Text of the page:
Elected as deputies to the General Convention were the Rev. Scott Quinn (Nativity), the Rev. Dr. Harold Lewis (Calvary), Joan Gundersen (Church of the Redeemer), and Mary Roehirch, as well as four clergy and lay alternates each. Deputies to the General Convention are empowered to represent the diocese on matters of national church policy as party of the governing body of the denomination.

Elected to the diocesan board of trustees were Russell Ayres III (Calvary), Sean Murphy (St. Michael’s of the Valley, Ligonier), and David Quinn (Nativity) Members of the board of trustees are responsible for overseeing diocesan property.

Elected to the Array were the Rev. Norman Koehler III (St. Paul’s, Kittanning), the Rev. Kristian Opat (St. Paul’s, Mt. Lebanon), the Rev. Canon James Shoucair (Christ Church, North Hills), Robert Pratt (St. Stephen’s, McKeesport) and Jon Delano and Kenneth Gray, both of St. Paul’s, Mt. Lebanon. Members of the Array act as an ecclesiastical trial court.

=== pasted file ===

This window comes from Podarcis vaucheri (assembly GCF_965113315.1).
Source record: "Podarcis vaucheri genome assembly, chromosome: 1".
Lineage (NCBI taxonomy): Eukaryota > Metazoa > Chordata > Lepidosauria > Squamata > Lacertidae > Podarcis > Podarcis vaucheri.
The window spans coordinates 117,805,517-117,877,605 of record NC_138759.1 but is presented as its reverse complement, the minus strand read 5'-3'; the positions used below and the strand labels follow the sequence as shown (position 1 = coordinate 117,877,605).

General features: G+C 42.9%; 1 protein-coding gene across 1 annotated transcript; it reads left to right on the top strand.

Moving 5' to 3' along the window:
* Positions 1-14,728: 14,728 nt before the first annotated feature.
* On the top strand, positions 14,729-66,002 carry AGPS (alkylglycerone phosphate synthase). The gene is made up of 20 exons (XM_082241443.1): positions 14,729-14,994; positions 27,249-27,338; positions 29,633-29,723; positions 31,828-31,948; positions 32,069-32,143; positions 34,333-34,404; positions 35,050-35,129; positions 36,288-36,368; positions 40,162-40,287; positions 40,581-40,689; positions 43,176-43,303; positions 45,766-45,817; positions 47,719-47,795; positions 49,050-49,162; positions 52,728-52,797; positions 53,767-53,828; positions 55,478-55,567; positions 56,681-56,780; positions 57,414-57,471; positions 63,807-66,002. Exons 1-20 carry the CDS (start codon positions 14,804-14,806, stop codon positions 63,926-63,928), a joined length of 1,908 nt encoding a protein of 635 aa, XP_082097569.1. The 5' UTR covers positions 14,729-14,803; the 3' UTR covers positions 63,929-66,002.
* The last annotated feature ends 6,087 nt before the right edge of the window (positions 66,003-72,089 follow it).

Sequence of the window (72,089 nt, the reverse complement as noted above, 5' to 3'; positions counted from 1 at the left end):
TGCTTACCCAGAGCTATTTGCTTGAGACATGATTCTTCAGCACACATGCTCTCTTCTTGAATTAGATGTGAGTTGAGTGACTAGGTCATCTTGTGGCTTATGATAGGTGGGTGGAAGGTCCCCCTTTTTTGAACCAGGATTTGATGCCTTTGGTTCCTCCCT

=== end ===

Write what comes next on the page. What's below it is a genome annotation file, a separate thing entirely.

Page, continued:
Elected to the Committee on Canons, which recommends changes to the diocesan constitution and rules, were the Rev. Shoucair, the Rev. Philip Wainwright (St. Peter’s), and Lionel Deimel (St. Paul’s, Mt. Lebanon).

Robert Pratt (St. Stephen’s, McKeesport) was also elected to the Chapter of Trinity Cathedral, the governing body of the cathedral in downtown Pittsburgh. Geoffrey Hurd (St. Paul’s, Mt. Lebanon) was elected to serve as a member of the Growth Fund, which oversees diocesan investments.

An additional 30 people were to regional positions from six geographic districts with the Diocese. A complete election report is available here.